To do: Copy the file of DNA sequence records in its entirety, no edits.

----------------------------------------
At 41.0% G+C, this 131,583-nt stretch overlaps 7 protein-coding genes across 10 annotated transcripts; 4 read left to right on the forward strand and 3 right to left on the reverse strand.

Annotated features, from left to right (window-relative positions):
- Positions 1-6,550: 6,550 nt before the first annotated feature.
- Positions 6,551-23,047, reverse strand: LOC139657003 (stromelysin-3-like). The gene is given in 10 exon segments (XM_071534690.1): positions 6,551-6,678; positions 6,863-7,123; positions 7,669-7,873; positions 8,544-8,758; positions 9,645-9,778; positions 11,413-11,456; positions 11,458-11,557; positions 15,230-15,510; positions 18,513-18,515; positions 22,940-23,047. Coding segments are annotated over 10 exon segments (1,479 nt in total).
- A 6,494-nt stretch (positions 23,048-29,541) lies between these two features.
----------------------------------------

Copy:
At 41.0% G+C, this 131,583-nt stretch overlaps 7 protein-coding genes across 10 annotated transcripts; 4 read left to right on the forward strand and 3 right to left on the reverse strand.

Annotated features, from left to right (window-relative positions):
- Positions 1-6,550: 6,550 nt before the first annotated feature.
- Positions 6,551-23,047, reverse strand: LOC139657003 (stromelysin-3-like). The gene is given in 10 exon segments (XM_071534690.1): positions 6,551-6,678; positions 6,863-7,123; positions 7,669-7,873; positions 8,544-8,758; positions 9,645-9,778; positions 11,413-11,456; positions 11,458-11,557; positions 15,230-15,510; positions 18,513-18,515; positions 22,940-23,047. Coding segments are annotated over 10 exon segments (1,479 nt in total).
- A 6,494-nt stretch (positions 23,048-29,541) lies between these two features.